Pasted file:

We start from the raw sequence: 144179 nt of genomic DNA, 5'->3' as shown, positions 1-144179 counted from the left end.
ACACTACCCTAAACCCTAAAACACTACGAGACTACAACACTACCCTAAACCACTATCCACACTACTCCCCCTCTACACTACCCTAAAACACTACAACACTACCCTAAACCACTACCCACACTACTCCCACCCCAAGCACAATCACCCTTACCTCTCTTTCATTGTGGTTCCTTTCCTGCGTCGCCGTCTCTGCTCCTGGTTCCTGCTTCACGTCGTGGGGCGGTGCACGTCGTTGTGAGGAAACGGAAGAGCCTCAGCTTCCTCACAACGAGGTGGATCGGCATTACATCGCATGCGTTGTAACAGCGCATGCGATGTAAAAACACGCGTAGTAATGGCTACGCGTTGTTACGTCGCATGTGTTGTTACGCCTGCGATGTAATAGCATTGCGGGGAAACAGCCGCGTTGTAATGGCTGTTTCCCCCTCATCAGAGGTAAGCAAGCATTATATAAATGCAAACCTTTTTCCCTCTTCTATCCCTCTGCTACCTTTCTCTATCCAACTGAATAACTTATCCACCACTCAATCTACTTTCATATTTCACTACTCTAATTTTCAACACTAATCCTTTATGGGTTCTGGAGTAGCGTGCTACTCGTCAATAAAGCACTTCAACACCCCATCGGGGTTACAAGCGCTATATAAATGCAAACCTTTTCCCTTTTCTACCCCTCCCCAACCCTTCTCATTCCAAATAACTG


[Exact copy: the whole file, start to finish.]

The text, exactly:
We start from the raw sequence: 144179 nt of genomic DNA, 5'->3' as shown, positions 1-144179 counted from the left end.
ACACTACCCTAAACCCTAAAACACTACGAGACTACAACACTACCCTAAACCACTATCCACACTACTCCCCCTCTACACTACCCTAAAACACTACAACACTACCCTAAACCACTACCCACACTACTCCCACCCCAAGCACAATCACCCTTACCTCTCTTTCATTGTGGTTCCTTTCCTGCGTCGCCGTCTCTGCTCCTGGTTCCTGCTTCACGTCGTGGGGCGGTGCACGTCGTTGTGAGGAAACGGAAGAGCCTCAGCTTCCTCACAACGAGGTGGATCGGCATTACATCGCATGCGTTGTAACAGCGCATGCGATGTAAAAACACGCGTAGTAATGGCTACGCGTTGTTACGTCGCATGTGTTGTTACGCCTGCGATGTAATAGCATTGCGGGGAAACAGCCGCGTTGTAATGGCTGTTTCCCCCTCATCAGAGGTAAGCAAGCATTATATAAATGCAAACCTTTTTCCCTCTTCTATCCCTCTGCTACCTTTCTCTATCCAACTGAATAACTTATCCACCACTCAATCTACTTTCATATTTCACTACTCTAATTTTCAACACTAATCCTTTATGGGTTCTGGAGTAGCGTGCTACTCGTCAATAAAGCACTTCAACACCCCATCGGGGTTACAAGCGCTATATAAATGCAAACCTTTTCCCTTTTCTACCCCTCCCCAACCCTTCTCATTCCAAATAACTG